What Can Hollywood Teach Brands About Content Marketing?

Dave Wischnowsky
Jan 14, 2016 · 5 min read

As Oscar season begins, marketers can learn a lot from the folks in Tinsel Town.

The Golden Globes are over (Leo won!). The Oscar nominations are out (can Leo finally win?!). And with its annual cavalcade of films, Hollywood is well known around the world as a content producer.

But as a brand, the valuable, relevant and consistent films that Hollywood creates with the design of attracting — and retaining — fans makes it quite the content marketer too.

In honor of the start of Oscar season, our team at AE Marketing Group has been busy thinking about the valuable lessons about content marketing that brands can learn from the creative folks out in Hollywood.

We picked trilogy of them. And here they are:

1 . Repurpose What Works

What do Star Wars: The Force Awakens, Jurassic World, Avengers: Age of Ultron, Furious 7, Minions, The Hunger Games: Mockingjay — Part 2, Cinderella, Spectre, Mission: Impossible — Rogue Nation and Pitch Perfect 2 all have in common?

Well, for one thing, they’re 10 of the Top 12 highest-grossing films of 2015. But for another, each is also either a sequel, a spinoff or a reboot of a previous film — and that’s what’s intriguing from a brand perspective.

It’s a common complaint among filmgoers today that Hollywood has no new ideas, and as a result everything in theaters is now either a remake or a sequel.

In any industry, innovative brands should always be trying to think of new ideas. But at the same time, savvy ones also know that not every new idea has to be truly “new.” Through analytics, brands today can easily gauge what content is performing best among their audience. Once that’s identified, the next step is brainstorm ways to extend its lifespan and value.

That might be as simple as breaking up a well-read blog into smaller bits to be shared via social media. Perhaps a post about a hot topic can be spun forward into a new post examining what’s next. Or maybe a successful podcast can then generate a popular video recap, which can then be adapted into a sharply written thought leadership summary.

Once your brand identifies content that’s truly clicking with your audience, think about how it can be used to create “sequels,” “spinoffs” or “reboots.”

You know, just like Hollywood does.

2. Quality Trumps Quantity

Now, not every sequel works.

Ever seen Batman & Robin?

And the fact is, too much of a “good” thing can actually end up breaking bad — a reality that applies for both brands and movie franchises.

Surveying the annual box office scene, Hollywood basically generates three types of films: 1) Blockbusters, 2) Bombs and 3) Critically Acclaimed.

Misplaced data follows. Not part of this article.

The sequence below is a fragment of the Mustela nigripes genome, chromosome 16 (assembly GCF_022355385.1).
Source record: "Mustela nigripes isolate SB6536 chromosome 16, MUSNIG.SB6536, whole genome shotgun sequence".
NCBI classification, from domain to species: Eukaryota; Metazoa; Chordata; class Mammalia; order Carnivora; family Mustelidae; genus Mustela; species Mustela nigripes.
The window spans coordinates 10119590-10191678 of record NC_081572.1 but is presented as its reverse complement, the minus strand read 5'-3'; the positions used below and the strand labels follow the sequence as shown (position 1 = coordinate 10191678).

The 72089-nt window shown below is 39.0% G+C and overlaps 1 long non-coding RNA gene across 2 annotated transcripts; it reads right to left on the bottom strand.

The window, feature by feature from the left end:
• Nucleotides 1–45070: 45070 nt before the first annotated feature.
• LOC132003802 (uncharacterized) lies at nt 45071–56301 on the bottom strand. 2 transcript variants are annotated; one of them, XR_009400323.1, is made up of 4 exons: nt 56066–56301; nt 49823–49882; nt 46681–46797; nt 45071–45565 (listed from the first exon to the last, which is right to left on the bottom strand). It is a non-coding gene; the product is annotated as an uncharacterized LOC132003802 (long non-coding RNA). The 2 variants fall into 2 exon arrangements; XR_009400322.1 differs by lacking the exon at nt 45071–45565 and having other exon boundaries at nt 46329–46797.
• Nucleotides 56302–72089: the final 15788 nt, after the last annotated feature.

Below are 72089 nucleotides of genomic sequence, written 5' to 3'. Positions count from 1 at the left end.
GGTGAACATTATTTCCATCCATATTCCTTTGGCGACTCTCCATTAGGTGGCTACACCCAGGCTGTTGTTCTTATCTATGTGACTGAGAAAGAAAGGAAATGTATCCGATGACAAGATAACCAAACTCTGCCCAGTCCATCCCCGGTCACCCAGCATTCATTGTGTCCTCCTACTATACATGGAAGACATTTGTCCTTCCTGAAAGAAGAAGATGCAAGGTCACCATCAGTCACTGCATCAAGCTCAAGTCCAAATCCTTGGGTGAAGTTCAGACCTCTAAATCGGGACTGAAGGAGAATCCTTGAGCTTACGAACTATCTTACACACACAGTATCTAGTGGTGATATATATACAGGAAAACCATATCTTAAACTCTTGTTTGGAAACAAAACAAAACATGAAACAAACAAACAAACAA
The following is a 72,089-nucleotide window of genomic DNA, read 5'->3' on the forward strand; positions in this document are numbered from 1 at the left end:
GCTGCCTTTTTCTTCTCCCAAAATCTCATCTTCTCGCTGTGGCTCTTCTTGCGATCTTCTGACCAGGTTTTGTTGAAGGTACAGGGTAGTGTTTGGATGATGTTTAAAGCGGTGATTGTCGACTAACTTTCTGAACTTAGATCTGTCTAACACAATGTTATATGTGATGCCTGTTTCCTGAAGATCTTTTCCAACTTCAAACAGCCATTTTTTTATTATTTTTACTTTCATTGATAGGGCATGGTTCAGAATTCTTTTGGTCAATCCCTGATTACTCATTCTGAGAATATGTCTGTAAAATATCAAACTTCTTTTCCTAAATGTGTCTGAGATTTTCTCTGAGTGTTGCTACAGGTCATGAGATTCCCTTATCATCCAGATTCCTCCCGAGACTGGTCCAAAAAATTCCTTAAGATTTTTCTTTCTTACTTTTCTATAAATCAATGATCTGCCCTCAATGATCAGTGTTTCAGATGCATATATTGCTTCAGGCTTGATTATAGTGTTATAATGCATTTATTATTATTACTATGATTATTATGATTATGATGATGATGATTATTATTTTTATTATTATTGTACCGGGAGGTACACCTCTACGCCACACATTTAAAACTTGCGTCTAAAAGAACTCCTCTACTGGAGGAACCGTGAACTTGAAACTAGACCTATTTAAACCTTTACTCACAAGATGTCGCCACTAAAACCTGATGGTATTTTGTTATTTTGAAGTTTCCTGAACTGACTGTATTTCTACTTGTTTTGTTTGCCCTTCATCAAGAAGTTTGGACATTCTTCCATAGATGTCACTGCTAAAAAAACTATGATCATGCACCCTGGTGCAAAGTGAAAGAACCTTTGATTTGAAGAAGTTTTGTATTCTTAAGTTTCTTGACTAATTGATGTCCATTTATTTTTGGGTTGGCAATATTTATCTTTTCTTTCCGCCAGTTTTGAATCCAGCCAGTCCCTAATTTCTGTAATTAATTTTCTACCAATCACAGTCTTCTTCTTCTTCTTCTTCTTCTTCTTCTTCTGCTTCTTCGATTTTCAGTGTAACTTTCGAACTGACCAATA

The third category includes movies such as Aaron Sorkin’s 2015 biopic Steve Jobs, which didn’t fare well at the box— earning only $28.1 million on a budget of $31 million — but is now garnering awards with star Kate Winslet winning the Golden Globe for Best Supporting Actress in a Motion Picture.

The second category of “Bombs” would include all the financial flops that are best left forgotten — you know, Gigli and the like.

Then there are the “Blockbusters,” a category that is considerably more complex, as it includes the 10 aforementioned sequels, spinoffs and reboots, which have all earned at least $184 million and likely have successfully furthered their respective film franchises. At the same time, however, the “Blockbuster” category would also have to include flicks such as the also aforementioned Batman & Robin. It was undeniably a financial success back in 1997, having raked in $238 million, but the film was also so widely panned by critics — and fans — that it effectively killed the Batman brand until Christopher Nolan finally resurrected it in 2005 with Batman Begins.

Even a piece that generates a lot of views and engagement (or ticket sales in the case of Batman & Robin) can ultimately be a destructive dud if its poor quality reflects negatively on your brand.

Focus on creating — and sharing — content for your brand and consumers that’s truly valuable, and not just voluble.

3. Authenticity is Everything

Last month, a journalist buddy and I struck up a conversation about the movie industry over drinks at a bar. He shared a story of a writer pal of his living out in Los Angeles who had worked on the upcoming film, Batman vs. Superman: Dawn of Justice. He said that his role in the movie-making process was so precise that all it entailed was the development an entire origin story for a secondary character just to help flesh out that character’s personality.

When casting for the assigned role changed, the writer’s first origin story was scrapped and an entirely fresh one was commissioned befitting the new actor — a lot of work considering that little, if any, of the details from either background story was ever even intended to be used in the movie.

That second-hand peek behind Hollywood’s movie-making curtains serves as a fascinating example of the attention to detail — and emphasis on authenticity — that studios can adhere to in order to ensure strong storytelling.

Similar lessons should apply to your brand: Rather than just churning out mediocre content, spend the time and thought to develop high-quality pieces and authentic communications that truly connect with your audience and provide them with tangible value. Because if your content and brand don’t feel real and provide desired details and insights, consumers will dismiss it.

And if they dismiss your brand, then you’ve likely lost them.

And they won’t be back.

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Dave Wischnowsky

Written by

Chicago Sports & News Columnist. Copy & Content Marketing at @ThisIsPlanB. Alum of @ChicagoTribune, @CBSChicago & @News_Gazette.